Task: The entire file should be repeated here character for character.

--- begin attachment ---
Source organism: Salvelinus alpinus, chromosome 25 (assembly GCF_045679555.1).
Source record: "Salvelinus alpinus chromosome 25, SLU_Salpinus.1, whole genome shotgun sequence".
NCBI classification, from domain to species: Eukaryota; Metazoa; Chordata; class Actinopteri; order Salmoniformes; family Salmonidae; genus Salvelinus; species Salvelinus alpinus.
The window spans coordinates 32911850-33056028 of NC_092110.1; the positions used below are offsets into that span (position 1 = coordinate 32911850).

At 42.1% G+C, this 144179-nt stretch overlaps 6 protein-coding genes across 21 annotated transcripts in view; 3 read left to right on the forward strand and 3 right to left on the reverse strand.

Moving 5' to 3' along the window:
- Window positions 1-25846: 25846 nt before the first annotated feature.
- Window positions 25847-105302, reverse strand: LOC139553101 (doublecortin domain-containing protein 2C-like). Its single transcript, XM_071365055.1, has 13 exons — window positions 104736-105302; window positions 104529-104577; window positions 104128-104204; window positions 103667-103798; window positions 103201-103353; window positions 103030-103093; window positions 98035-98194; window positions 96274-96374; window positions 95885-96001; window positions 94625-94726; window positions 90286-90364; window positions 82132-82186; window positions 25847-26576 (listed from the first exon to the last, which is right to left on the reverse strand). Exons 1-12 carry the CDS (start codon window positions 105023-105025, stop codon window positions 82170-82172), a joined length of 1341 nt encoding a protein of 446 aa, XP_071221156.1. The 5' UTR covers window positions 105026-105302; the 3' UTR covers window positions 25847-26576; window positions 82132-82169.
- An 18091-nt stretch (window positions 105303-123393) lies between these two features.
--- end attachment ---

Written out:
Source organism: Salvelinus alpinus, chromosome 25 (assembly GCF_045679555.1).
Source record: "Salvelinus alpinus chromosome 25, SLU_Salpinus.1, whole genome shotgun sequence".
NCBI classification, from domain to species: Eukaryota; Metazoa; Chordata; class Actinopteri; order Salmoniformes; family Salmonidae; genus Salvelinus; species Salvelinus alpinus.
The window spans coordinates 32911850-33056028 of NC_092110.1; the positions used below are offsets into that span (position 1 = coordinate 32911850).

At 42.1% G+C, this 144179-nt stretch overlaps 6 protein-coding genes across 21 annotated transcripts in view; 3 read left to right on the forward strand and 3 right to left on the reverse strand.

Moving 5' to 3' along the window:
- Window positions 1-25846: 25846 nt before the first annotated feature.
- Window positions 25847-105302, reverse strand: LOC139553101 (doublecortin domain-containing protein 2C-like). Its single transcript, XM_071365055.1, has 13 exons — window positions 104736-105302; window positions 104529-104577; window positions 104128-104204; window positions 103667-103798; window positions 103201-103353; window positions 103030-103093; window positions 98035-98194; window positions 96274-96374; window positions 95885-96001; window positions 94625-94726; window positions 90286-90364; window positions 82132-82186; window positions 25847-26576 (listed from the first exon to the last, which is right to left on the reverse strand). Exons 1-12 carry the CDS (start codon window positions 105023-105025, stop codon window positions 82170-82172), a joined length of 1341 nt encoding a protein of 446 aa, XP_071221156.1. The 5' UTR covers window positions 105026-105302; the 3' UTR covers window positions 25847-26576; window positions 82132-82169.
- An 18091-nt stretch (window positions 105303-123393) lies between these two features.